Redirect Printing

lpadmin -p office-printer-1 -v lpd://office-printer-2/lp

Generate a Self-Signed SSL Certificate

First, determine the name to be used for the key. For a webserver, use the fully qualified domain name. For a more general key (*, just use the domain. The following example creates a general purpose 2048-bit key for that is valid for 10 years. Generate a private key and secure it with a passphrase. This passphrase will be temporarily.

openssl genrsa -des3 -out 2048

Generate the certificate signing request.

openssl req -new -key -out

Answer the questions as prompted

  • Country Name: US
  • State or Province Name: Michigan
  • Locality Name (eg, city) [Default City]:Detroit
  • Organization Name: Jonathan E. Ross
  • Organizational Unit Name:
  • Common Name: *
  • Email Address:
  • A challenge password: (leave blank)
  • An optional company name: (leave blank)

Remove the temporary passphrase from the private key.


openssl rsa -in -out


Sign the certificate signing request ourselves.

openssl x509 -req -days 3650 -in -signkey -out

SSH Server Security Guide

Although SSH is itself a secure protocol, the standard password based login mechanism is weak. Allowing password based logins via SSH poses severe security concerns, mainly from brute-force login attempts. To combat this concern, one would have to ensure that all passwords for login accounts on a system are complex enough to withstand these attacks.

The only proven method for securing password based ssh logins is to simply not allow them at all. Instead, users are required to login with an RSA public key pair. The concept is rather simple, but the strength of this access mechanism comes from the following:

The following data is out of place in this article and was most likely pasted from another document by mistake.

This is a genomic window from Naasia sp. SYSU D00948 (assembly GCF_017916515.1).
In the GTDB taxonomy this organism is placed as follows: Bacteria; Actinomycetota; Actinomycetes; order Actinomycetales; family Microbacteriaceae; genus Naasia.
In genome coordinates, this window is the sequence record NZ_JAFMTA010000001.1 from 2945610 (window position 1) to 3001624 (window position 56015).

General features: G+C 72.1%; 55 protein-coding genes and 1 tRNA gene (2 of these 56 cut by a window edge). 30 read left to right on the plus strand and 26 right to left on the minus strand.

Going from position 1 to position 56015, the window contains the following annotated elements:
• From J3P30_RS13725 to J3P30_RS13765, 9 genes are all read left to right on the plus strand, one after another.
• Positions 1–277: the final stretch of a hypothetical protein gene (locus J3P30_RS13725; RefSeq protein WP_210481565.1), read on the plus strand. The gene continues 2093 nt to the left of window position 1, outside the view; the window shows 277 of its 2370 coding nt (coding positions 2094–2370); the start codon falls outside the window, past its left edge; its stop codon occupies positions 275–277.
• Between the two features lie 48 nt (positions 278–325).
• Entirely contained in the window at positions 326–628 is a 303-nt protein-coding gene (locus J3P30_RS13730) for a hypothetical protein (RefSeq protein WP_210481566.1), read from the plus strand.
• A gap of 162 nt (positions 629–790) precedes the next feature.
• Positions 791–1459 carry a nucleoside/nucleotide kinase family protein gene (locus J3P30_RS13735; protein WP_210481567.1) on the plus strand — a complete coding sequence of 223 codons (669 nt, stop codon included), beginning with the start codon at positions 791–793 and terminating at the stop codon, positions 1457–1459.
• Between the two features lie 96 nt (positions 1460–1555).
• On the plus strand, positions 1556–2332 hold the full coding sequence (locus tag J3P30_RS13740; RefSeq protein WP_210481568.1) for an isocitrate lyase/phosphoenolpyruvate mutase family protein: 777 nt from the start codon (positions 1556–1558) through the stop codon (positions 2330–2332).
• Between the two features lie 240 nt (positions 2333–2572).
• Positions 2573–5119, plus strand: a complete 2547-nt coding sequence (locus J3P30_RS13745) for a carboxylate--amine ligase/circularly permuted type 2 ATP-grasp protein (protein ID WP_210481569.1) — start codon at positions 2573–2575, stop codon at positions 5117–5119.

• A user needs to have a key
  • The key needs to be authorized on the server
  • The key requires a pass-phrase to be used


The RSA key pair has two parts, a public key and a private key. The public key is like a special lock that only the private key it was generated with can unlock. So a system can have hundreds of public keys (locks) and every user has a unique key to the system (their private key). Their private key also requires a pass-phrase to use.

A successful login requires a user to have their public key (their custom lock) installed on the remote server. They also need to have their private key (their key) on the system they are connecting from. Finally, they need to enter a pass-phrase to be able to use their private key (their key) to match the public key installed (to unlock their custom lock) and gain access to the system.

It is because of these three requirements that using RSA key pairs to login over SSH eliminates the susceptibility of a server to brute-force attempts. It is also the only method to effectively secure SSH servers on which multiple people log in.


Securing an SSH server by using key-based authentication involves a few simple steps:

  • Generate the key pair
  • Install the public key on the remote server
  • Verify login with key
  • Change the SSH server configuration to deny password-only authentication


This should be done on the system you will be using to connect to your remote server. This could be your home computer, for example.

First, generate a location for the keys to exist by running the following command in a terminal.

mkdir ~/.ssh/

Next, generate the keys inside this directory

cd ~/.ssh/

ssh-keygen -t rsa -f mykey_rsa

Note that the -f allows you to specify a filename. If omitted, it will default to whatever is specified in /etc/sshd/sshconfig. Typically this would be idrsa.

Note that two files were generated: mykeyrsa, and The .pub file is the public key. This is the “lock”. It will be installed onto each remote server that you need access to. This file is safe to transport over networks, as opposed to the other file: the private key. The private key should stay on the host used to connect to remote servers. It should never be transferred to other systems.